Next week, we’re heading south.
A team of Seattle Times journalists — including photographer Ellen Banner, lead video journalist Lauren Frohne and me (hi, I’m Education Lab reporter Neal Morton) — will travel to Geelong, an Australian city about an hour outside of Melbourne.
There, we hope to learn whether South King County can successfully import a program from Geelong (pronounced Jeh-long) that aims to end youth homelessness by preventing it from ever happening in the first place.
Here’s what we’ve learned about reporting on this topic at home:
- In King County alone, nearly 9,900 students lived without stable housing last year.
- More than 4 in 5 homeless students in King County are students of color.
- And whether a student sleeps on a friend’s couch or outside, those that experience homelessness have much lower academic performance than their housed peers.
Since 2013, the Geelong Project has surveyed all students at three pilot schools to gauge their risk of entering the homeless system or dropping out of school before 12th grade. A team of case managers then connects students at greater risk with public and nonprofit agencies that provide rental assistance, mentorship, counseling and other services to keep them and their families housed, and out of streets, tents and shelters.
The program captured global attention for its track record. And now, school districts in South King County, including Renton and Tukwila, may soon adopt the Australian model.
But before we head Down Under, what questions do you have about the Geelong project? st.news/Geelong
“How do they support Aboriginal youth with the program?”
“Are the resources available to provide needed rental assistance in Seattle now?”
“What does the follow up and ongoing support process look like after students (and) families are referred for services?”
Those are just a few questions we fielded from readers on social media, and we hope to receive many more to drive our reporting in Geelong. What do you think we should ask students and families there? Do you have any concerns about trying to copy-and-paste a program in a fairly homogeneous city to diverse South King County?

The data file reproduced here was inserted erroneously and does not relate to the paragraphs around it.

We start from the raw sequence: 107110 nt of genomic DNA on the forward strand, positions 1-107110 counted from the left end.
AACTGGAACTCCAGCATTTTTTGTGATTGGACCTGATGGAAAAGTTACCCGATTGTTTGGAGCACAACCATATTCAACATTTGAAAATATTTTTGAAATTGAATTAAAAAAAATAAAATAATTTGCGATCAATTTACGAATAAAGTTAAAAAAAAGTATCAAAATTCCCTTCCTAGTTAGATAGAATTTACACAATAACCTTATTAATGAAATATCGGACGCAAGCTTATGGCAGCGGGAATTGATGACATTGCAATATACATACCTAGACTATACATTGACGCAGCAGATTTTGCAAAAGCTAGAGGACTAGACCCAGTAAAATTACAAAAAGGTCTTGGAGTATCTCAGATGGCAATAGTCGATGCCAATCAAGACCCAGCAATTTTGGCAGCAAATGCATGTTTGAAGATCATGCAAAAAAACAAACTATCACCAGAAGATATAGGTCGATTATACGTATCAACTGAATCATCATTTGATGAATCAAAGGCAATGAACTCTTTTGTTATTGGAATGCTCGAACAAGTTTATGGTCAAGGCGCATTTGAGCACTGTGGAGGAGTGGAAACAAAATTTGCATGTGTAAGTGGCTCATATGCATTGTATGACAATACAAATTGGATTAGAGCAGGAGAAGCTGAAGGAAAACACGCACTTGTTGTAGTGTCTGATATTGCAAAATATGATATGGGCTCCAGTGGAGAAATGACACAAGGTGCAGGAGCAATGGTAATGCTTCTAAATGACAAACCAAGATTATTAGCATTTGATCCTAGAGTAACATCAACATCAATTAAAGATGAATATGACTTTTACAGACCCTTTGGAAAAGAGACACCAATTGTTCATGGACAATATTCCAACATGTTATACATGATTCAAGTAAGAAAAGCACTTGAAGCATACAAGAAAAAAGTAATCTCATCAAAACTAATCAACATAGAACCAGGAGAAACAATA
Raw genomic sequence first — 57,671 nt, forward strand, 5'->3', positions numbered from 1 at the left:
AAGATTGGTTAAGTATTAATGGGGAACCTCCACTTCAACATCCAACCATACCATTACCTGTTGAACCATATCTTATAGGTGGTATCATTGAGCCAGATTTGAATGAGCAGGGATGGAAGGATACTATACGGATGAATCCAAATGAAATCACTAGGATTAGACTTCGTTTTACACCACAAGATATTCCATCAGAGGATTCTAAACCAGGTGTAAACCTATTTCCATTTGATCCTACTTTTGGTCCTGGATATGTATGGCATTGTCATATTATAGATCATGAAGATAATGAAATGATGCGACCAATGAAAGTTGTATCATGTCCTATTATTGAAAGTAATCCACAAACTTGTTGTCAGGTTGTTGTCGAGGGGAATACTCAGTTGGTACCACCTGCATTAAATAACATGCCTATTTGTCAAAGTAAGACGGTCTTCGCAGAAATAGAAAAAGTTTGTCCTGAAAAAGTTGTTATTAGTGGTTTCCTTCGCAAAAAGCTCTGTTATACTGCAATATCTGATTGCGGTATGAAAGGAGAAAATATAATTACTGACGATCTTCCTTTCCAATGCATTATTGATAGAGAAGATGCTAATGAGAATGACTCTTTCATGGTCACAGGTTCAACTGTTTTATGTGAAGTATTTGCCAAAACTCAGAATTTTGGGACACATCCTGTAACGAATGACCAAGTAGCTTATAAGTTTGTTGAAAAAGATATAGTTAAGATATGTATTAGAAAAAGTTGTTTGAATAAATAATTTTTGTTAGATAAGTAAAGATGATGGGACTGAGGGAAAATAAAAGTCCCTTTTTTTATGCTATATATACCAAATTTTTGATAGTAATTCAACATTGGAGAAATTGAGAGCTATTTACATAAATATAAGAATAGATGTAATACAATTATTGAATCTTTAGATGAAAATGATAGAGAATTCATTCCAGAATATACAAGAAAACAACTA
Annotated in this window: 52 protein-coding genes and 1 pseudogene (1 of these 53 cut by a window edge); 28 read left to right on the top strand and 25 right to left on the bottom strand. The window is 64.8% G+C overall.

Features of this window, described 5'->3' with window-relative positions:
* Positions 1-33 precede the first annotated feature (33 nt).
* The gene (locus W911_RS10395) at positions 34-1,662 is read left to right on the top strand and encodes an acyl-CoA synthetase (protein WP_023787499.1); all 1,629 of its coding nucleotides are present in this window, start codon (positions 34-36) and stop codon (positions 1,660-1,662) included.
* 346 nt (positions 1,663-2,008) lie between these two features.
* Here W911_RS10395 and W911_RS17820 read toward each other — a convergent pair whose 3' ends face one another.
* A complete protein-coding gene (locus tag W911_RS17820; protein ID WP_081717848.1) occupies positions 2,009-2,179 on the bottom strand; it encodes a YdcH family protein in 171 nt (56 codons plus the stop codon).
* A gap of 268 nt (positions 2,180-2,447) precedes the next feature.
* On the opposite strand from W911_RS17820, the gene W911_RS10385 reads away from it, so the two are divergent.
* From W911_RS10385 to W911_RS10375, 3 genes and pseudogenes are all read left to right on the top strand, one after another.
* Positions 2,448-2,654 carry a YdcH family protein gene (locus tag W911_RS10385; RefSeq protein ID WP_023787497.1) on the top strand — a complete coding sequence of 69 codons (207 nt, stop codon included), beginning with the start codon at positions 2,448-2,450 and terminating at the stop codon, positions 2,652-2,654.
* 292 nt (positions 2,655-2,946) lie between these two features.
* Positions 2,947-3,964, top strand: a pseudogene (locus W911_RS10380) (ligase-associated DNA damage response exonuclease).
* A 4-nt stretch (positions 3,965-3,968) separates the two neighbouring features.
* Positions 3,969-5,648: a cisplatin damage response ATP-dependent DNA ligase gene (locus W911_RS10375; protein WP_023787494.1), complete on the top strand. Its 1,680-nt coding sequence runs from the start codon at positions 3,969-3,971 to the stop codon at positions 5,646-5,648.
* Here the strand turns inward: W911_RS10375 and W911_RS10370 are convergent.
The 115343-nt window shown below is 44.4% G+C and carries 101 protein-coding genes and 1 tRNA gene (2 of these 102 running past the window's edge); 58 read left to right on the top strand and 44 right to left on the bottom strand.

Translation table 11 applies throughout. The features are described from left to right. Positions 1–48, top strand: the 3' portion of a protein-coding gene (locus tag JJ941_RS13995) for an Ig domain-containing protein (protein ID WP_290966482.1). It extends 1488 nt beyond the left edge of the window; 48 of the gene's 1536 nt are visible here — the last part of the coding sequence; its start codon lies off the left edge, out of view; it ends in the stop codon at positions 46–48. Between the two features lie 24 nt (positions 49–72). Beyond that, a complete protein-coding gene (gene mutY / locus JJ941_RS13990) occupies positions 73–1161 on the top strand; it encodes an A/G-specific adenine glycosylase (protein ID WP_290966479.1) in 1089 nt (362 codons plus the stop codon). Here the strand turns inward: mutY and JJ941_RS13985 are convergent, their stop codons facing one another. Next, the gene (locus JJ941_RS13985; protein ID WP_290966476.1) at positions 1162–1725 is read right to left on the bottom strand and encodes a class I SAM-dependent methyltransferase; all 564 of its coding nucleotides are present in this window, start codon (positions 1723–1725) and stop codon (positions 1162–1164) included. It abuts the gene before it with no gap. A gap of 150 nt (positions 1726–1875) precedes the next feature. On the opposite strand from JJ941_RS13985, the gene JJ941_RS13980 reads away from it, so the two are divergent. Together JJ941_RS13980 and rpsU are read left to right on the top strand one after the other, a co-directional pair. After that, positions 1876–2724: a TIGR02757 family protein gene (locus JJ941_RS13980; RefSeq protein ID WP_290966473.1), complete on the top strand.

Statewide, more than 40,000 students lived without stable housing during the 2017-18 school year. That’s about 3.5% of the total K-12 enrollment in Washington. While Renton closely mirrors that average at 3.7%, the rate of student homelessness is almost three times higher in Tukwila. Will that risk the locally dubbed Upstream Project’s chance of success there? Would a different school district offer a better site for testing the Geelong model?
Last year, an evaluation of the participating schools in Australia found the number of youth entering the homeless system fell by 40%, and the number of dropouts decreased by 20%.
Those results spurred the program’s expansion to four additional schools in Geelong this year. And in 2017, the project went global when a pilot launched at four schools in Ontario, Canada.
Now, as Minneapolis and San Mateo, California, prepare for the first U.S. pilots of the program, should Renton and Tukwila join the effort? Is there anything you want to know about these sites?
We welcome any and all questions about the Geelong Project and plan to report some answers during our trip to Australia. We’ll send dispatches and updates if you provide your email address in the submission form above, or if you’d prefer to reach out directly, please send a message to firstname.lastname@example.org.